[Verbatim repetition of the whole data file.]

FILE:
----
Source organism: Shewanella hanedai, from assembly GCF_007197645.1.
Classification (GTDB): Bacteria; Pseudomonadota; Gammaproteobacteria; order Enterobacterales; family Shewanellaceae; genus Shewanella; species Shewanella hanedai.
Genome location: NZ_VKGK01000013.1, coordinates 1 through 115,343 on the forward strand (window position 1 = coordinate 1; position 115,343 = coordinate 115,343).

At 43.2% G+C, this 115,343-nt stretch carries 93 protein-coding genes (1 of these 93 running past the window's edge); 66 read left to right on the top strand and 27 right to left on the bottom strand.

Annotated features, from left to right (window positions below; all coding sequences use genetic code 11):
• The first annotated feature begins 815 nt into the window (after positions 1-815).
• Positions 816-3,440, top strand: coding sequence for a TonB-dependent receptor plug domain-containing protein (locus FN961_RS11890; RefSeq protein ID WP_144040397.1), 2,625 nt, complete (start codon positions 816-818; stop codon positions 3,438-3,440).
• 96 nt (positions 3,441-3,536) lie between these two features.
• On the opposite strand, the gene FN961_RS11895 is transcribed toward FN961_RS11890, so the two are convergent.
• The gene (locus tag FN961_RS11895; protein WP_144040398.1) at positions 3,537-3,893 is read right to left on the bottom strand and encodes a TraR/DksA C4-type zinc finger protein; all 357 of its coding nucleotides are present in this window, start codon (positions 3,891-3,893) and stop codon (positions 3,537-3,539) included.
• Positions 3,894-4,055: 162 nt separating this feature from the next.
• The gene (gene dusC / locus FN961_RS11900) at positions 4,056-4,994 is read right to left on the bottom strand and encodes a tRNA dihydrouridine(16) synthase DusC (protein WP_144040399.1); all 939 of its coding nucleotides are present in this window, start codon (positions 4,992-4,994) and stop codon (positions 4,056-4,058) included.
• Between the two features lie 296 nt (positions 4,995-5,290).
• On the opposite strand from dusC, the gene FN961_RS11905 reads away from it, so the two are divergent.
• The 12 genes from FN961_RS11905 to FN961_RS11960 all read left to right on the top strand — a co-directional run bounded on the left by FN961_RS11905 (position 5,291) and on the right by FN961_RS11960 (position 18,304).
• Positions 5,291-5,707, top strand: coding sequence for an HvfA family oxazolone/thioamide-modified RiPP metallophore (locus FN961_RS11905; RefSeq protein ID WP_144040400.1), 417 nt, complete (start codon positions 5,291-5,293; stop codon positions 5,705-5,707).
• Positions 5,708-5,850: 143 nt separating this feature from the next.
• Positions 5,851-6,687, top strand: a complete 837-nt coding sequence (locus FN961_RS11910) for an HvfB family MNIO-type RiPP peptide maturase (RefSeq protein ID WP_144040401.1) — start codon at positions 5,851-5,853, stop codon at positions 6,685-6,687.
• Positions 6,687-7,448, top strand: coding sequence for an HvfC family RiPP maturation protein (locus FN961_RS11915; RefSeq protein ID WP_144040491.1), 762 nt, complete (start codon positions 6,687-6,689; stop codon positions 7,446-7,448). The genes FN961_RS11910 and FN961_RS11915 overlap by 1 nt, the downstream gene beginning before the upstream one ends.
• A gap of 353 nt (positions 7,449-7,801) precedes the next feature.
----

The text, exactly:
Source organism: Shewanella hanedai, from assembly GCF_007197645.1.
Classification (GTDB): Bacteria; Pseudomonadota; Gammaproteobacteria; order Enterobacterales; family Shewanellaceae; genus Shewanella; species Shewanella hanedai.
Genome location: NZ_VKGK01000013.1, coordinates 1 through 115,343 on the forward strand (window position 1 = coordinate 1; position 115,343 = coordinate 115,343).

At 43.2% G+C, this 115,343-nt stretch carries 93 protein-coding genes (1 of these 93 running past the window's edge); 66 read left to right on the top strand and 27 right to left on the bottom strand.

Annotated features, from left to right (window positions below; all coding sequences use genetic code 11):
• The first annotated feature begins 815 nt into the window (after positions 1-815).
• Positions 816-3,440, top strand: coding sequence for a TonB-dependent receptor plug domain-containing protein (locus FN961_RS11890; RefSeq protein ID WP_144040397.1), 2,625 nt, complete (start codon positions 816-818; stop codon positions 3,438-3,440).
• 96 nt (positions 3,441-3,536) lie between these two features.
• On the opposite strand, the gene FN961_RS11895 is transcribed toward FN961_RS11890, so the two are convergent.
• The gene (locus tag FN961_RS11895; protein WP_144040398.1) at positions 3,537-3,893 is read right to left on the bottom strand and encodes a TraR/DksA C4-type zinc finger protein; all 357 of its coding nucleotides are present in this window, start codon (positions 3,891-3,893) and stop codon (positions 3,537-3,539) included.
• Positions 3,894-4,055: 162 nt separating this feature from the next.
• The gene (gene dusC / locus FN961_RS11900) at positions 4,056-4,994 is read right to left on the bottom strand and encodes a tRNA dihydrouridine(16) synthase DusC (protein WP_144040399.1); all 939 of its coding nucleotides are present in this window, start codon (positions 4,992-4,994) and stop codon (positions 4,056-4,058) included.
• Between the two features lie 296 nt (positions 4,995-5,290).
• On the opposite strand from dusC, the gene FN961_RS11905 reads away from it, so the two are divergent.
• The 12 genes from FN961_RS11905 to FN961_RS11960 all read left to right on the top strand — a co-directional run bounded on the left by FN961_RS11905 (position 5,291) and on the right by FN961_RS11960 (position 18,304).
• Positions 5,291-5,707, top strand: coding sequence for an HvfA family oxazolone/thioamide-modified RiPP metallophore (locus FN961_RS11905; RefSeq protein ID WP_144040400.1), 417 nt, complete (start codon positions 5,291-5,293; stop codon positions 5,705-5,707).
• Positions 5,708-5,850: 143 nt separating this feature from the next.
• Positions 5,851-6,687, top strand: a complete 837-nt coding sequence (locus FN961_RS11910) for an HvfB family MNIO-type RiPP peptide maturase (RefSeq protein ID WP_144040401.1) — start codon at positions 5,851-5,853, stop codon at positions 6,685-6,687.
• Positions 6,687-7,448, top strand: coding sequence for an HvfC family RiPP maturation protein (locus FN961_RS11915; RefSeq protein ID WP_144040491.1), 762 nt, complete (start codon positions 6,687-6,689; stop codon positions 7,446-7,448). The genes FN961_RS11910 and FN961_RS11915 overlap by 1 nt, the downstream gene beginning before the upstream one ends.
• A gap of 353 nt (positions 7,449-7,801) precedes the next feature.